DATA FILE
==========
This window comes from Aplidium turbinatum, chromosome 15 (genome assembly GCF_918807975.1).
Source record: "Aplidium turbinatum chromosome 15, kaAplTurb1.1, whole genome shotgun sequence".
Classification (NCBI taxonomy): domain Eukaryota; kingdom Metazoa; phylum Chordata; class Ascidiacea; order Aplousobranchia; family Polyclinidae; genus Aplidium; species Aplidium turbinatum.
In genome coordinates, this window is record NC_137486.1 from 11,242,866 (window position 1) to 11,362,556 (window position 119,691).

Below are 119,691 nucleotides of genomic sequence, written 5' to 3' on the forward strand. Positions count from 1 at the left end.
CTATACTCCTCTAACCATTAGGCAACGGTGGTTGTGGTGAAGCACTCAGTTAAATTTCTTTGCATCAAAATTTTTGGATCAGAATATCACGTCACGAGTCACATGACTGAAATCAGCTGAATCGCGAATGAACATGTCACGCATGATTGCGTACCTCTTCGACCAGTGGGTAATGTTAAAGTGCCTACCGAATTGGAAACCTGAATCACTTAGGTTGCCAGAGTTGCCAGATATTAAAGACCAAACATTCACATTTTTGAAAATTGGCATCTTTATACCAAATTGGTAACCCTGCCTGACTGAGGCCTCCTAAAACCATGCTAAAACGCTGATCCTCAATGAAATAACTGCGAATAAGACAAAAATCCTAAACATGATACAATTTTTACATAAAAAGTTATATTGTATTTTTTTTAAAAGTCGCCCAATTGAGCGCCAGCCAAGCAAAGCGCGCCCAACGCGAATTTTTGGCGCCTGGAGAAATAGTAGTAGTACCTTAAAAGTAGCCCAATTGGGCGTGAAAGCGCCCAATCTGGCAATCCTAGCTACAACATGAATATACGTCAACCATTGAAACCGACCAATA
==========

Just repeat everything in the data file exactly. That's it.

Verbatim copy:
This window comes from Aplidium turbinatum, chromosome 15 (genome assembly GCF_918807975.1).
Source record: "Aplidium turbinatum chromosome 15, kaAplTurb1.1, whole genome shotgun sequence".
Classification (NCBI taxonomy): domain Eukaryota; kingdom Metazoa; phylum Chordata; class Ascidiacea; order Aplousobranchia; family Polyclinidae; genus Aplidium; species Aplidium turbinatum.
In genome coordinates, this window is record NC_137486.1 from 11,242,866 (window position 1) to 11,362,556 (window position 119,691).

Below are 119,691 nucleotides of genomic sequence, written 5' to 3' on the forward strand. Positions count from 1 at the left end.
CTATACTCCTCTAACCATTAGGCAACGGTGGTTGTGGTGAAGCACTCAGTTAAATTTCTTTGCATCAAAATTTTTGGATCAGAATATCACGTCACGAGTCACATGACTGAAATCAGCTGAATCGCGAATGAACATGTCACGCATGATTGCGTACCTCTTCGACCAGTGGGTAATGTTAAAGTGCCTACCGAATTGGAAACCTGAATCACTTAGGTTGCCAGAGTTGCCAGATATTAAAGACCAAACATTCACATTTTTGAAAATTGGCATCTTTATACCAAATTGGTAACCCTGCCTGACTGAGGCCTCCTAAAACCATGCTAAAACGCTGATCCTCAATGAAATAACTGCGAATAAGACAAAAATCCTAAACATGATACAATTTTTACATAAAAAGTTATATTGTATTTTTTTTAAAAGTCGCCCAATTGAGCGCCAGCCAAGCAAAGCGCGCCCAACGCGAATTTTTGGCGCCTGGAGAAATAGTAGTAGTACCTTAAAAGTAGCCCAATTGGGCGTGAAAGCGCCCAATCTGGCAATCCTAGCTACAACATGAATATACGTCAACCATTGAAACCGACCAATA